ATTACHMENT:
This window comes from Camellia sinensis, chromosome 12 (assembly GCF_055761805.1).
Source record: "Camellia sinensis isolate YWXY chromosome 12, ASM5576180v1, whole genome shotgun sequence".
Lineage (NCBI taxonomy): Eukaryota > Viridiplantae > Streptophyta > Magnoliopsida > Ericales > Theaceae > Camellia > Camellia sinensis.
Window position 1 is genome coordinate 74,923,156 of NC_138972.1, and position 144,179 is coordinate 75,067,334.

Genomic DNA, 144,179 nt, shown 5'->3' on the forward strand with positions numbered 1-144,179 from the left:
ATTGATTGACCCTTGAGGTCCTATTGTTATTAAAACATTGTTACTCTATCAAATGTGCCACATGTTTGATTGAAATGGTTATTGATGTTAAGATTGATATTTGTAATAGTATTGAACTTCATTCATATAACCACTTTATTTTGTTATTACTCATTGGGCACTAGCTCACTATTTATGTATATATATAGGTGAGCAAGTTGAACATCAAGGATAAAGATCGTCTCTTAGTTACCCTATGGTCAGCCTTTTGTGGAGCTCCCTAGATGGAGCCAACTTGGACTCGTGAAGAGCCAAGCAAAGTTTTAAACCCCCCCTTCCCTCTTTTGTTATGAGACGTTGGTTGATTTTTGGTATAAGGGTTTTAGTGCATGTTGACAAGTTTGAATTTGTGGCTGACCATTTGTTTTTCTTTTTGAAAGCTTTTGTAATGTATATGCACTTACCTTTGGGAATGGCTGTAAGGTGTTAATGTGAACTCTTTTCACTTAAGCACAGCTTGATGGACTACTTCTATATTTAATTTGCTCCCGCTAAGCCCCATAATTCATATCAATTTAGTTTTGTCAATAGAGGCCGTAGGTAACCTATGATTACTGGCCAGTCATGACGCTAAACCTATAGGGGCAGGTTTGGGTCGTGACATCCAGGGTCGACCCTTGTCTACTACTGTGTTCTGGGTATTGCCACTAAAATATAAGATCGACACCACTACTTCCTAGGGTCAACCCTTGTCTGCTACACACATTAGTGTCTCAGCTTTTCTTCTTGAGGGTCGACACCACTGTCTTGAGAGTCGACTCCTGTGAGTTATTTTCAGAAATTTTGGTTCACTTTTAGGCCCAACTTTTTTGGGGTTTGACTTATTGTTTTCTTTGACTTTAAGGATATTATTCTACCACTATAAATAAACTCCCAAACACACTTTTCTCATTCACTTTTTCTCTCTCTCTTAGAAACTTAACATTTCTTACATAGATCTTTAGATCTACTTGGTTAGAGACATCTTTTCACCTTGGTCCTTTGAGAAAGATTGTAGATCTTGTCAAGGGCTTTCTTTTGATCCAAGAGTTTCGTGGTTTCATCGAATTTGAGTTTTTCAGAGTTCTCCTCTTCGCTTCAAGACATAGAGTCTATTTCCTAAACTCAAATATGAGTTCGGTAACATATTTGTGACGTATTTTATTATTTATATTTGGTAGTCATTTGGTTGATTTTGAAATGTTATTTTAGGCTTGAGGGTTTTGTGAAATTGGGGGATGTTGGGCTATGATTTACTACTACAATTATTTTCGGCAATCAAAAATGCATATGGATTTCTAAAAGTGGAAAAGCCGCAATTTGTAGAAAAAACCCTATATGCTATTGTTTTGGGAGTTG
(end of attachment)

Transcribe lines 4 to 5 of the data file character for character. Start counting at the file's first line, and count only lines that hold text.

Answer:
Window position 1 is genome coordinate 74,923,156 of NC_138972.1, and position 144,179 is coordinate 75,067,334.

Genomic DNA, 144,179 nt, shown 5'->3' on the forward strand with positions numbered 1-144,179 from the left: